Develop Polymer Chrome Apps on a ChromeBook with Chrome Dev Editor and deal with Content Security Policies

After watching this video Google I/O 2014 - How we built Chrome Dev Editor with the Chrome platform, i decides to give a (serious) try to Chrome Dev Editor:

“Chrome Dev Editor (CDE) is a developer tool for building apps on the Chrome platform - Chrome Apps and Web Apps.”

It was an opportunity to learn how to develop Chrome Apps, but directly on a ChromeBook. The aim is also to see if a “low cost” computer as C720P Chromebook can be used as development workstation.

1st contact

First good surprise CDE offers project templates, and especially for Chrome App Dart:

So, i tried the Dart template:

It’s very interesting, you even have a list of methods in the right panel.

Now it’s time to build our application, and then run it. I clicked on the “run” button … and wait …

to finally get my first Chrome App (in more than 30 seconds!):

More than 30 seconds (and 26 seconds on a MacBook pro), it’s too long! Chrome Dev Editor is still not the right tool to train me with Dart.

So I decided to try the JavaScript version. So I repeated the same manipulations, but with the javascript project template, and the launch is instantaneous, which is normal, there is no code to “transpile”. It will be much more comfortable to code, even if I lose the perks (goodies) related to Dart (as methods right panel).

It’s time to code!

It’s been a while since I played with Polymer. And I am convinced that this is the ideal model for apps. So I would use Polymer.

Add a bower.json file to your project, with this content:

{
  "name": "second-contact",
  "version": "0.0.0",
  "dependencies": {
    "polymer": "Polymer/polymer# ~0.3.5"
  }
}

And, right click on the bower.json file and choose “Bower Install”:

This is a pleasant surprise, you can use Bower from CDE even with a ChromeBook. And you can see that all dependencies have been downloaded:

First Web Component

First, create a components directory and a new file my-title.html (in the components directory) with this content:

<link rel="import" href="../bower_components/polymer/polymer.html">

<polymer-element name="my-title">

  <template>
    <h1>{{label}}</h1>
  </template>
  
  <script>
    Polymer("my-title", {
      ready: function() {
        this.label = "I <3 my ChromeBook";
      }
    });
  </script>

</polymer-element>

And, now prepare the main file of your application (window.html) to host your new component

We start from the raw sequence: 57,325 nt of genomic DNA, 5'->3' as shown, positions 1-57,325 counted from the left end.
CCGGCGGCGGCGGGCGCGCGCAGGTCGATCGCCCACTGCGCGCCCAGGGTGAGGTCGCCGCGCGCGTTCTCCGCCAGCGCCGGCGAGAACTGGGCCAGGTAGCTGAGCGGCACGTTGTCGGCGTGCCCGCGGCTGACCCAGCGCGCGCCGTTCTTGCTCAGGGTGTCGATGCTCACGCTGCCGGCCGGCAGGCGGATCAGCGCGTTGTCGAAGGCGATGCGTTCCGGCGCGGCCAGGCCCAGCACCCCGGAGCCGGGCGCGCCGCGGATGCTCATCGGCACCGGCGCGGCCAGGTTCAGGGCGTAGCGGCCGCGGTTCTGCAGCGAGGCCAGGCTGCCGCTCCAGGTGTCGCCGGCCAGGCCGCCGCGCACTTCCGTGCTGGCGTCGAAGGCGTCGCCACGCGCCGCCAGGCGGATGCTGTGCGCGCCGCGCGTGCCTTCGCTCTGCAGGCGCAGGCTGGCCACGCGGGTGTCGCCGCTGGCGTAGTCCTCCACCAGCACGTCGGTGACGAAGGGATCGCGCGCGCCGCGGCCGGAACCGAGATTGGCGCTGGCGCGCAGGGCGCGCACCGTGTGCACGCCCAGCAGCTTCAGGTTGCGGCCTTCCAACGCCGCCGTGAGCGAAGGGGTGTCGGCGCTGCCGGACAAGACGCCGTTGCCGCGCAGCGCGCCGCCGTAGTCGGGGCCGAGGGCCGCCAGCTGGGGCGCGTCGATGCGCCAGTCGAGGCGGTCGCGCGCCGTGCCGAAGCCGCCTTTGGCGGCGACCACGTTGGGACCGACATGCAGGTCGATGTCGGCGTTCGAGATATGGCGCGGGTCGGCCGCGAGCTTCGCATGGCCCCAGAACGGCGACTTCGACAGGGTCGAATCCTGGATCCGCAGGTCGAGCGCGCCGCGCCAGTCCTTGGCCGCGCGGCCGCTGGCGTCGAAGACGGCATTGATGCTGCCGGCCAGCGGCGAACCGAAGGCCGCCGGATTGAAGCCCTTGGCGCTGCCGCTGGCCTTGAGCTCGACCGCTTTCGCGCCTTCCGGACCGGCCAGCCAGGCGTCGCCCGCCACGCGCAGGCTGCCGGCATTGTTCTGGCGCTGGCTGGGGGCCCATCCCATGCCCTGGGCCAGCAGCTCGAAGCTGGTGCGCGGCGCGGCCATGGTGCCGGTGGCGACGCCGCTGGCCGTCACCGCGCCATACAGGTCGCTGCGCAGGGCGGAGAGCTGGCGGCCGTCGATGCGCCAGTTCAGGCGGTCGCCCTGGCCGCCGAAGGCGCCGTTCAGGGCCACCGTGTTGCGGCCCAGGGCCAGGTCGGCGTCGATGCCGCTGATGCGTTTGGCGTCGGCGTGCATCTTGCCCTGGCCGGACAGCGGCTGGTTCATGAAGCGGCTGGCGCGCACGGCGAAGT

<!-- windows.html -->
<!DOCTYPE html>
<html>
  <head>
    <title>second-contact</title>
    <link rel="stylesheet" href="styles.css">
    <script src="bower_components/platform/platform.js"></script>
    <!-- your component -->
    <link rel="import" href="components/my-title.html">
  </head>

  <body>

    <my-title></my-title>
    
  </body>
</html>

Remark: you can delete window.js if you want.

And now … Launch the Chrome App! … And nothing!!!:

Right click on the screen application and choose “Inspect element”:

Content Security Policy

If you read this http://www.polymer-project.org/resources/faq.html# chromeapp, it is explained that “Chrome Apps have a strict Content Security Policy (CSP) which prevents the use of inline script elements”. So, you have to turn inline script elements into external files. You can use Vulcanize your components, but we are on a Chrome Book, so it’s impossible. Then change content of my-title.html like that:

<link rel="import" href="../bower_components/polymer/polymer.html">

<polymer-element name="my-title">

  <template>
    <h1>{{label}}</h1>
  </template>
  
  <script src="my-title.js"></script>

</polymer-element>

And create (at the same location) a my-title.js:

Polymer("my-title", {
  ready: function() {
    this.label = "I <3 my ChromeBook";
  }
});

And run again your application:

# Consequences

You can’t use all existing components (core-components, paper-components) on a ChromeBook unless to vulcanize them before. But you still get the templating and data binding, and the “Web Component” way. So there are other constraints due to this security policy. We will see in the next paragraph.

Second component

Let’s create an other Polymer Component : my-cute-button.htm (and my-cute-button.js):

my-cute-button.htm: